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Federal Career Pathways Report Highlights ANSI’s Role in Quality Credentialing

04/08/2015

A recent report released by the U.S. Departments of Education (ED), Health and Human Services (HHS), and Labor (DOL) outlines proposed solutions to support the development of high-quality career pathways systems. The federal report summarizes responses to a joint Request for Information (RFI) to solicit information and recommendations about “career pathway systems” from stakeholders in the public and private sectors. It highlights the American National Standards Institute’s (ANSI’s) role as an accreditor of personnel certification bodies and certificate issuers, ensuring that credentials are valuable to the employees and employers.

The “Career Pathways” report was released ahead of the Workforce Innovation and Opportunity Act (WIOA), set to take effect in July. WIOA, the first legislative reform in 15 years of the public workforce system, is “designed to help job seekers access employment, education, training, and support services to succeed in the labor market and to match employers with the skilled workers they need to compete in the global economy.”

According to The Center for Law and Social Policy (CLASP), the “career pathway approach” serves to connect progressive levels of education, training, support services, and credentials for specific occupations in a way that optimizes the progress and success of individuals with varying levels of abilities and needs. Such an approach facilitates opportunities for people to engage in further education and employment and achieve economic success. The approach also engages employers and aids them in meeting their workforce needs, and helps states and communities strengthen their workforces and economies.

RFI respondents included 141 individuals, institutions of higher learning, labor unions, state agencies, workforce investment boards, businesses, and nonprofits. Overall, six recommendations were most frequent among the RFI responses, including:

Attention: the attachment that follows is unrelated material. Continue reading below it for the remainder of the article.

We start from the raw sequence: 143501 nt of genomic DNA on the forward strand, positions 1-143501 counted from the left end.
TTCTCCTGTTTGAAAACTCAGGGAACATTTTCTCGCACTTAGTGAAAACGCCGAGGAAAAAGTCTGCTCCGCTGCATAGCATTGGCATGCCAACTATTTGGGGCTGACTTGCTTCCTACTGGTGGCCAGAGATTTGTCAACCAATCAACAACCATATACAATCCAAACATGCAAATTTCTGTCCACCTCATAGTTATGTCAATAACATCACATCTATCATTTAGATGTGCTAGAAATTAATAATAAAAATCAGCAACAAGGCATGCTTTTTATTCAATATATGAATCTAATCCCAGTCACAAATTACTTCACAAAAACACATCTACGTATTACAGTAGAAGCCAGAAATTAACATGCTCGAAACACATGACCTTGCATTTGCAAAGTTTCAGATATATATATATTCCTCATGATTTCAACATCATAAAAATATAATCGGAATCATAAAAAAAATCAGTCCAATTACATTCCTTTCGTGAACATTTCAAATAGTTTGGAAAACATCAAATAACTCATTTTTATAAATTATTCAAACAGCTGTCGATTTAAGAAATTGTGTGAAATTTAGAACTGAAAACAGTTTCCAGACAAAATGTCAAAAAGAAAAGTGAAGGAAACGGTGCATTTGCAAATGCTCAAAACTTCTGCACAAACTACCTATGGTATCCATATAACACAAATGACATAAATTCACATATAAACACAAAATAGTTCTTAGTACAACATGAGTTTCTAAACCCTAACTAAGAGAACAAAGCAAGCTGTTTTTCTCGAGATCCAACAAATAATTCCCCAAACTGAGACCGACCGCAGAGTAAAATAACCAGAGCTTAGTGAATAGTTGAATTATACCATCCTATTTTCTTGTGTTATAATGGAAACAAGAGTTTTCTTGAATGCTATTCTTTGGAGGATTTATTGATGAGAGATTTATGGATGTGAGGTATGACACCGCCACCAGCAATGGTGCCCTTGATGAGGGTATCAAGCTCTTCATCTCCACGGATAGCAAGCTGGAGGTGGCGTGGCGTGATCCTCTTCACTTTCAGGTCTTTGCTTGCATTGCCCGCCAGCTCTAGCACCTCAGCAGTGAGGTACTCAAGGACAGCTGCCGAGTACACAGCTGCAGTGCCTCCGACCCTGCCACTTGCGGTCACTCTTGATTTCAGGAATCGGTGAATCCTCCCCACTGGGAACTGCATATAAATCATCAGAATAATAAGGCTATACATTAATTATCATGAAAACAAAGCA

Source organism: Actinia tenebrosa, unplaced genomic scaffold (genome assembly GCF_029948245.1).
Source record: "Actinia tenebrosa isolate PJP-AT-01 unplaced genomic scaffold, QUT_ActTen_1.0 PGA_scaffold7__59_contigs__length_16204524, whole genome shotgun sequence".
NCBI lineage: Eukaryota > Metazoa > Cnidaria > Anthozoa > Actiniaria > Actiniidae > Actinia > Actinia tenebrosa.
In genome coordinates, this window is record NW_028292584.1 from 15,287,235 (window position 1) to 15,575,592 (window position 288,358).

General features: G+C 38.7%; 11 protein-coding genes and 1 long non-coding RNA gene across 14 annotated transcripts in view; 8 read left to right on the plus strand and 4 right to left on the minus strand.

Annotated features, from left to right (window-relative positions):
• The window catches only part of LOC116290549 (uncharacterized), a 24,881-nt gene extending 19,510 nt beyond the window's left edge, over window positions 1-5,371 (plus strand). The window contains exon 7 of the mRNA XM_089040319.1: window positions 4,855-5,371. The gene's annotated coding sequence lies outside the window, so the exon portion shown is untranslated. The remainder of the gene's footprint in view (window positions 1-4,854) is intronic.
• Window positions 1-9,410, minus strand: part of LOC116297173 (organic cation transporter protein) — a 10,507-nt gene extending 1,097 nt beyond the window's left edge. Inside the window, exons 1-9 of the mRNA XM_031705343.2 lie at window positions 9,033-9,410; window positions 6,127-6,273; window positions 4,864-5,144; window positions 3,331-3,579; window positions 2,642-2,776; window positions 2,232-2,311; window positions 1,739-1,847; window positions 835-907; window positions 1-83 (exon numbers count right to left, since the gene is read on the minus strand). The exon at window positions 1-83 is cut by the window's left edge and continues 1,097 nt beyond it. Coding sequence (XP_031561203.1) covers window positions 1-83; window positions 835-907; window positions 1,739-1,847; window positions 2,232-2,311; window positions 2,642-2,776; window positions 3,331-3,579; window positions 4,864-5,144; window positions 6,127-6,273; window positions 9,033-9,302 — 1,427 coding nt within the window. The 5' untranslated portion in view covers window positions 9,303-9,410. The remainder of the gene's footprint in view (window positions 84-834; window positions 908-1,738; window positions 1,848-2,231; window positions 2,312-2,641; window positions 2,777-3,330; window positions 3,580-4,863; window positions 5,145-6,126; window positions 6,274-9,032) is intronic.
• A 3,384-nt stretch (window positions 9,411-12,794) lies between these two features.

• Serve diverse populations;
  • Increase funding;
  • Provide technical assistance;
  • Provide greater flexibility;
  • Support additional research; and
  • Improve performance and outcome measures.

The report also recommends the adoption of standards such as ANSI/ISO/IEC 17024, Conformity assessment -- General requirements for bodies operating certification of persons, and ANSI/ASTM E2659-09, Standard Practice for Certificate Programs, “to ensure that credentials mean something to the employee and the employer.”

ANSI accreditation supports the quality and validation of personnel certifications and certificate programs, offering a recognized mark of quality and oversight to the credentialing marketplace. ANSI accredits against the international and American National Standard ANSI/ISO/IEC 17024, the benchmark for personnel certification. This standard is designed to provide assurance that accredited personnel certifiers are appropriately assessing the knowledge and skills possessed by professionals and have a re-certification program in place to ensure continual updating of job-related knowledge and skills.

ANSI also carries out important work in this area through the ANSI Certificate Accreditation Program (ANSI-CAP), which accredits organizations that issue education and training assessment–based certificates to the U.S. workforce. ANSI-CAP provides neutral, third-party attestation that a given certificate program meets ASTM E2659-09, an American National Standard developed by ANSI member and audited designator ASTM International.

In order to support the creation of a competency-driven credentialing ecosystem, ANSI’s Board of Directors recently approved the creation of Workcred, a new ANSI affiliate. Formed in 2014, Workcred’s mission is to strengthen workforce quality by improving the credentialing system, ensuring its ongoing relevance, and preparing employers, workers, educators, and governments to use it effectively. To learn more about Workcred and its activities, visit www.workcred.org.

For the comprehensive report, click here. To learn more about ANSI’s complete portfolio of accreditation programs, visit www.ansi.org/accreditation.


Gerald H. Ritterbusch Conformity Assessment Medal